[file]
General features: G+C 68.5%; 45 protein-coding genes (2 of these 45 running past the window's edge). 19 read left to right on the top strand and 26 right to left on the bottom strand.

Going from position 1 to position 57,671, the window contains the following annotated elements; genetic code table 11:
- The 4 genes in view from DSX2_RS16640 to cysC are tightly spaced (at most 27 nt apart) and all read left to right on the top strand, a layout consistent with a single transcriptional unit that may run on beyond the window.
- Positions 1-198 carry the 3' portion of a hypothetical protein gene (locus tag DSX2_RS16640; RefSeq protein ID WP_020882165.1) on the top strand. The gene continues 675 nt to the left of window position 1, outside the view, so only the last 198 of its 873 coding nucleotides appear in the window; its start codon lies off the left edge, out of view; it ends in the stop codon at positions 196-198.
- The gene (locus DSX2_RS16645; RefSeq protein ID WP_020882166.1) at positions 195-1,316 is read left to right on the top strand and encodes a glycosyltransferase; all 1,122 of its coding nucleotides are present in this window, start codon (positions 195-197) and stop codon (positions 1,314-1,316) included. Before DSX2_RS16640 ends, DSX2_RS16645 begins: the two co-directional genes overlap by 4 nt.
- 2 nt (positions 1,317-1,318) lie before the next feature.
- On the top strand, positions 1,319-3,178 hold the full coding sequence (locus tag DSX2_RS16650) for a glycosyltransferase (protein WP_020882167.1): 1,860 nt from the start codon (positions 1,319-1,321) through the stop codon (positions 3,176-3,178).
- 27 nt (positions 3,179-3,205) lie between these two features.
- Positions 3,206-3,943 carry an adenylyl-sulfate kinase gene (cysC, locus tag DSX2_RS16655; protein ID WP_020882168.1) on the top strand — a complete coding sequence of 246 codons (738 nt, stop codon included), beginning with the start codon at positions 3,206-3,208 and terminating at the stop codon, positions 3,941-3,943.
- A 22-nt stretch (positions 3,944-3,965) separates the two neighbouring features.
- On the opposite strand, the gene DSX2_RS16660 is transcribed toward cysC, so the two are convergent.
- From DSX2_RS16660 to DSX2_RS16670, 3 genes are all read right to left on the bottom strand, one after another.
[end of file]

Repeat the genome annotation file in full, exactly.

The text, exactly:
General features: G+C 68.5%; 45 protein-coding genes (2 of these 45 running past the window's edge). 19 read left to right on the top strand and 26 right to left on the bottom strand.

Going from position 1 to position 57,671, the window contains the following annotated elements; genetic code table 11:
- The 4 genes in view from DSX2_RS16640 to cysC are tightly spaced (at most 27 nt apart) and all read left to right on the top strand, a layout consistent with a single transcriptional unit that may run on beyond the window.
- Positions 1-198 carry the 3' portion of a hypothetical protein gene (locus tag DSX2_RS16640; RefSeq protein ID WP_020882165.1) on the top strand. The gene continues 675 nt to the left of window position 1, outside the view, so only the last 198 of its 873 coding nucleotides appear in the window; its start codon lies off the left edge, out of view; it ends in the stop codon at positions 196-198.
- The gene (locus DSX2_RS16645; RefSeq protein ID WP_020882166.1) at positions 195-1,316 is read left to right on the top strand and encodes a glycosyltransferase; all 1,122 of its coding nucleotides are present in this window, start codon (positions 195-197) and stop codon (positions 1,314-1,316) included. Before DSX2_RS16640 ends, DSX2_RS16645 begins: the two co-directional genes overlap by 4 nt.
- 2 nt (positions 1,317-1,318) lie before the next feature.
- On the top strand, positions 1,319-3,178 hold the full coding sequence (locus tag DSX2_RS16650) for a glycosyltransferase (protein WP_020882167.1): 1,860 nt from the start codon (positions 1,319-1,321) through the stop codon (positions 3,176-3,178).
- 27 nt (positions 3,179-3,205) lie between these two features.
- Positions 3,206-3,943 carry an adenylyl-sulfate kinase gene (cysC, locus tag DSX2_RS16655; protein ID WP_020882168.1) on the top strand — a complete coding sequence of 246 codons (738 nt, stop codon included), beginning with the start codon at positions 3,206-3,208 and terminating at the stop codon, positions 3,941-3,943.
- A 22-nt stretch (positions 3,944-3,965) separates the two neighbouring features.
- On the opposite strand, the gene DSX2_RS16660 is transcribed toward cysC, so the two are convergent.
- From DSX2_RS16660 to DSX2_RS16670, 3 genes are all read right to left on the bottom strand, one after another.